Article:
• Giant Sequoia Trees

    Sequoia & Kings Canyon

    National Parks California

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  • Sequoia and Kings Canyon National Parks Institute Fire Restrictions

    Effective June 18, 2014, the parks are in Stage 1 fire restrictions, see link below for more information. These restrictions will remain in place until further notice. More »

  • Road Construction Delays Begin on Park Roads for 2014 Season

    Expect occasional 15-minute to 1-hour delays at various locations in Sequoia and Kings Canyon National Parks beginning Monday, June 2, weekdays only, between 5 a.m.-3 p.m., including delays to/from the General Sherman Tree, Crystal Cave, and Grant Grove. More »

  • Vehicle Length Limits in Sequoia National Park (if Entering/Exiting Hwy 198)

    Planning to see the "Big Trees" in Sequoia National Park? If you enter/exit via Hwy. 198, please pay close attention to vehicle length advisories for your safety and the safety of others. More »

  • You May Have Trouble Calling Us

    We are experiencing technical problems receiving incoming phone calls. We apologize for the inconvenience. Please send us an email to SEKI_Interpretation@nps.gov or check the "More" link for trip-planning information. More »

History of the Cooperative

In 2008, federal managers and scientists in the Southern Sierra Nevada ecoregion challenged themselves to develop and carry out a strategic science framework to help mitigate impacts from, and adapt to climate change. The group took a landscape approach, which transcends jurisdictional boundaries and is reflected in the Department of Interior Landscape Conservation Cooperatives and the U.S. Forest Service (USFS) All Lands Approach. Initial collaborators were Sequoia and Kings Canyon National Parks, the U.S. Geological Survey Western Ecological Research Center, the USFS Pacific Southwest Research Station, Sequoia National Forest, and Giant Sequoia National Monument. The agencies held a Southern Sierra Science Symposium to review the current state of scientific research. Then, and interagency team of managers and scientists crafted the Strategic Framework for Science in Support of Management in the Southern Sierra Ecoregion. This document, released in June 2009m centers on four overarching questions: 1) What ecosystem changes are happening, why are they happening and what does it mean? 2) What is a range of plausible futures we might face? 3) What can we do about it? 4) How can relevant information be made available to all who need or desire it? Under these four questions, broad goal statements express the desired results. Each goal is subdivided into objectives and tasks, which are expanded upon by focused questions.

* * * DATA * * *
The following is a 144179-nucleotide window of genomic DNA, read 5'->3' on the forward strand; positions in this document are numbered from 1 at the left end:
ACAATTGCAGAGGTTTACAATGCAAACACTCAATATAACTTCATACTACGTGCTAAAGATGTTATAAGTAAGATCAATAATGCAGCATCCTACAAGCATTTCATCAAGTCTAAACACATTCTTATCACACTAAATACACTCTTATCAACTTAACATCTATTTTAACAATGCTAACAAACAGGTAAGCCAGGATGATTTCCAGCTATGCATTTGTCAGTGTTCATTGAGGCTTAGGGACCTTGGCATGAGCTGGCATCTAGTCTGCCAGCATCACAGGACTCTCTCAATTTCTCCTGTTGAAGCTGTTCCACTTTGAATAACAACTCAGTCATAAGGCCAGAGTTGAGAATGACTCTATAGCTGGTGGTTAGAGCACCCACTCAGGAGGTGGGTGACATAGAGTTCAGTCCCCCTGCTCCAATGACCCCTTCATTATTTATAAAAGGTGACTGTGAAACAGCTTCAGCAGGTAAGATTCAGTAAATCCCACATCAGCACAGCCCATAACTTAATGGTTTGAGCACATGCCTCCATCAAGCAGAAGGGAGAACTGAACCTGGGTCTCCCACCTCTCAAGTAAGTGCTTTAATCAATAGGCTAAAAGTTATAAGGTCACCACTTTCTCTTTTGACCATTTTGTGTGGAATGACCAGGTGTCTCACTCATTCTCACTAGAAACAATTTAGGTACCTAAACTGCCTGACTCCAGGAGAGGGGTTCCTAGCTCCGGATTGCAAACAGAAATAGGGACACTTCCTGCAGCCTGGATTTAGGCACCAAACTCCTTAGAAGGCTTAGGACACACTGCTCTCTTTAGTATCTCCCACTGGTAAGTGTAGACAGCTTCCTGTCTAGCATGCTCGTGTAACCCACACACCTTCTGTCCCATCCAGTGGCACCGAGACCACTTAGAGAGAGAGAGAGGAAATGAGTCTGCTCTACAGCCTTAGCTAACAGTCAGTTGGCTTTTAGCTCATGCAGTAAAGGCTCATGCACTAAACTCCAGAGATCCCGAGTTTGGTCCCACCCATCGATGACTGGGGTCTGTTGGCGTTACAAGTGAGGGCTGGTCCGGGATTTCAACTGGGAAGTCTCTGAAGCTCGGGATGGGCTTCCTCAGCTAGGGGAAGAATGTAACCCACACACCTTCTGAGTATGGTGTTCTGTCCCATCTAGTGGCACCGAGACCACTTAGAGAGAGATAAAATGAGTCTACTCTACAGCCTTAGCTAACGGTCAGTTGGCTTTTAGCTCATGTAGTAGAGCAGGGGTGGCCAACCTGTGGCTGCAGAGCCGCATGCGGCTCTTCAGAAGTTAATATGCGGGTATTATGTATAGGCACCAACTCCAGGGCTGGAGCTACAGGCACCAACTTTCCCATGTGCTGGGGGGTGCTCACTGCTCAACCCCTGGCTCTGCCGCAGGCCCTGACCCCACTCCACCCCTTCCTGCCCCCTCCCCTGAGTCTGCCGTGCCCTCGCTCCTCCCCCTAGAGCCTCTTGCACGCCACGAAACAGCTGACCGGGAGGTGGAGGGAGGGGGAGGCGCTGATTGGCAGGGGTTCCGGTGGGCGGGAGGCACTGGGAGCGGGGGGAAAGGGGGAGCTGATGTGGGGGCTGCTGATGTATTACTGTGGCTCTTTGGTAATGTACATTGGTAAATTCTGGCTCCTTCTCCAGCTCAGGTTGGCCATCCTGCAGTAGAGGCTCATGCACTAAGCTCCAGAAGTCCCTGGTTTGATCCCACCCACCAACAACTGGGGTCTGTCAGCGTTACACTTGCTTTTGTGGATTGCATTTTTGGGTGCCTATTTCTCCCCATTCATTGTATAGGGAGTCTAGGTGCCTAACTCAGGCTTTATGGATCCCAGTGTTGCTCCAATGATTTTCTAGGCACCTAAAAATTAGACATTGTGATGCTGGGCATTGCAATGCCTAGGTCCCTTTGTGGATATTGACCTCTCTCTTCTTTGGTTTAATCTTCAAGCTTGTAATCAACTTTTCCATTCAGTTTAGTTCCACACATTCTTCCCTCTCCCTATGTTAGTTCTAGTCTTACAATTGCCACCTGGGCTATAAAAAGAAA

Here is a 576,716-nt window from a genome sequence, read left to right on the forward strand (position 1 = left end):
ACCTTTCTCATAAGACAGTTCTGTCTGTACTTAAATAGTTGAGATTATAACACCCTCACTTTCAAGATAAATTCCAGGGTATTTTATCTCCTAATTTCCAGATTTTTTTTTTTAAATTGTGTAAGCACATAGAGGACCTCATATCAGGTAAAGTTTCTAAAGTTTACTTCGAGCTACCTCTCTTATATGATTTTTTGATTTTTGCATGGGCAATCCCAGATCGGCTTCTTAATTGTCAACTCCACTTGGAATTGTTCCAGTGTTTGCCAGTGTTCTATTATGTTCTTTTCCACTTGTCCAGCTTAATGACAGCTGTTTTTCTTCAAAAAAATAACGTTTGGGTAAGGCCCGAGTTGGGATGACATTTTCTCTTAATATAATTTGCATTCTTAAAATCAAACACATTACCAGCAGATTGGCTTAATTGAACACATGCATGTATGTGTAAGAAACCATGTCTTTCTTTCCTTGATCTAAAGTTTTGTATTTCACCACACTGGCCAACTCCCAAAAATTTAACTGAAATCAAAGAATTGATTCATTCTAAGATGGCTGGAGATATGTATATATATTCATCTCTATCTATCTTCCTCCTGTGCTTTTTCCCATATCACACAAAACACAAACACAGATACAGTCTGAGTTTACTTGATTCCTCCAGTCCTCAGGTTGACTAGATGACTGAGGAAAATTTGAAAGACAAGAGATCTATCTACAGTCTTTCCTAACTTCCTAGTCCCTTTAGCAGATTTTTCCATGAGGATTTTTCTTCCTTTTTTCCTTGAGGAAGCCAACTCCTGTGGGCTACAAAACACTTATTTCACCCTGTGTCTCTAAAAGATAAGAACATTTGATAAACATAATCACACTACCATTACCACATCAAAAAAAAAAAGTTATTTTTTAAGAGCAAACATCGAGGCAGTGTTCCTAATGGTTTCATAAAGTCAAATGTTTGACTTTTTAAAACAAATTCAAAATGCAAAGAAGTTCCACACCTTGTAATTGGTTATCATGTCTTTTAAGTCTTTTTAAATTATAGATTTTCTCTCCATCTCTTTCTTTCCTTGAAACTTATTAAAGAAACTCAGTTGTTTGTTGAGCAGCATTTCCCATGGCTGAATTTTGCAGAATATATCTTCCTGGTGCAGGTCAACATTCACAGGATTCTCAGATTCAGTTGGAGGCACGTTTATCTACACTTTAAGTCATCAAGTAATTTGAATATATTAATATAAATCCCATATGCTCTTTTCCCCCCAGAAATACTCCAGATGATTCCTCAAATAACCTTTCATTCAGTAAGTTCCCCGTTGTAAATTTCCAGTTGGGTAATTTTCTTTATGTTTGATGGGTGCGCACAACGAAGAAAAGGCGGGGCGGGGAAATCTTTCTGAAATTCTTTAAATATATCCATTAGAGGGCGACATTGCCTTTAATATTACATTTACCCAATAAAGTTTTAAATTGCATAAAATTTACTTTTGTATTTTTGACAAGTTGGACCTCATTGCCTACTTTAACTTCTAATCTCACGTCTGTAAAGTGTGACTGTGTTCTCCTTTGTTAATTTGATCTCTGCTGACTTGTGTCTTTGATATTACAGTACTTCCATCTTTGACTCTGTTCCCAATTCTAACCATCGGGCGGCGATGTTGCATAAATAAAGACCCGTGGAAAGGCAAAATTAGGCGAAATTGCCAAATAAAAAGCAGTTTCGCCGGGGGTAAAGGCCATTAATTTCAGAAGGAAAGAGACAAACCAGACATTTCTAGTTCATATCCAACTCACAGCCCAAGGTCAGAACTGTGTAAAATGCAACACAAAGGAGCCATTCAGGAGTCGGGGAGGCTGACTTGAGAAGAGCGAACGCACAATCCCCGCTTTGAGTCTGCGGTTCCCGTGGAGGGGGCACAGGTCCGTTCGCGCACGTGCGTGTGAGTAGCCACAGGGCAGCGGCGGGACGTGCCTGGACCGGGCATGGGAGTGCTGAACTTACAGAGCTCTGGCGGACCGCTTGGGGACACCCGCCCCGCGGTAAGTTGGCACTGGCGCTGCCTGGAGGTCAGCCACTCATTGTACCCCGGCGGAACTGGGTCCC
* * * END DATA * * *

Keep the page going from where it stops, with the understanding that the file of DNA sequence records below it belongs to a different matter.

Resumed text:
To apply the Strategic Framework, federal and state agency representatives met several times in 2010. They were joined by non-profit organizations engaged in climate change adaptation planning and formed a public-private science conservation partnership. The National Park Service and the U.S. Forest Service crafted an interagency agreement to fund a science coordinator to lead the effort. The collaborative group became the Southern Sierra Conservation Cooperative, which meets twice annually for two day workshops and holds conference calls every two months between workshops. Many of the founding members have signed the initial memorandum of understanding (others are pending as of 6/14/2011) and an administrative framework has been developed. Importantly, members and observers have generated a list of initiative ideas to provide critical knowledge, understanding, and tools regarding agents of change and potential response actions. Several of these ideas have been crafted into formal funding proposals.

Did You Know?

Mineral crystals compared to size of a penny.

Most of the distinctive light-colored rock characteristic of the Sierra Nevada is a granitic rock called granodiorite. A huge formation of this rock, called a batholith, lies within the Sierra. Some 400 miles long and up to 50 miles wide, the Sierra batholith is one of the largest in North America. More...